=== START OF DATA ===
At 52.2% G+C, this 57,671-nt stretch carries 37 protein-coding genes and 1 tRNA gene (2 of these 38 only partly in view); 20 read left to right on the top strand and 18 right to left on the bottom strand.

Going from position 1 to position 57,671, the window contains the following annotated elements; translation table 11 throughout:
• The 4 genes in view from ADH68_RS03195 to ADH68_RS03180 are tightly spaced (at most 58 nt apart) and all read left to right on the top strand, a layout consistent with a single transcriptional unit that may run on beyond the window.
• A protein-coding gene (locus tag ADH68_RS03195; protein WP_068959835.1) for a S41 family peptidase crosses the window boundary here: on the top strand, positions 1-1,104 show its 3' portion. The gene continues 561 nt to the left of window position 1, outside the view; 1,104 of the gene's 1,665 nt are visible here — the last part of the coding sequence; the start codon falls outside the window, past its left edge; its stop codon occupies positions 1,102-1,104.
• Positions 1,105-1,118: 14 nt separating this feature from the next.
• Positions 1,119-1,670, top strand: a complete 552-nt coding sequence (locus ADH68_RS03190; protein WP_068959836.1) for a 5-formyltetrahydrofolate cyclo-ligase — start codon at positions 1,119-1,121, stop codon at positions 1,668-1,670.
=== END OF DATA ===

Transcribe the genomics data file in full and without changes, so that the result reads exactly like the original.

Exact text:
At 52.2% G+C, this 57,671-nt stretch carries 37 protein-coding genes and 1 tRNA gene (2 of these 38 only partly in view); 20 read left to right on the top strand and 18 right to left on the bottom strand.

Going from position 1 to position 57,671, the window contains the following annotated elements; translation table 11 throughout:
• The 4 genes in view from ADH68_RS03195 to ADH68_RS03180 are tightly spaced (at most 58 nt apart) and all read left to right on the top strand, a layout consistent with a single transcriptional unit that may run on beyond the window.
• A protein-coding gene (locus tag ADH68_RS03195; protein WP_068959835.1) for a S41 family peptidase crosses the window boundary here: on the top strand, positions 1-1,104 show its 3' portion. The gene continues 561 nt to the left of window position 1, outside the view; 1,104 of the gene's 1,665 nt are visible here — the last part of the coding sequence; the start codon falls outside the window, past its left edge; its stop codon occupies positions 1,102-1,104.
• Positions 1,105-1,118: 14 nt separating this feature from the next.
• Positions 1,119-1,670, top strand: a complete 552-nt coding sequence (locus ADH68_RS03190; protein WP_068959836.1) for a 5-formyltetrahydrofolate cyclo-ligase — start codon at positions 1,119-1,121, stop codon at positions 1,668-1,670.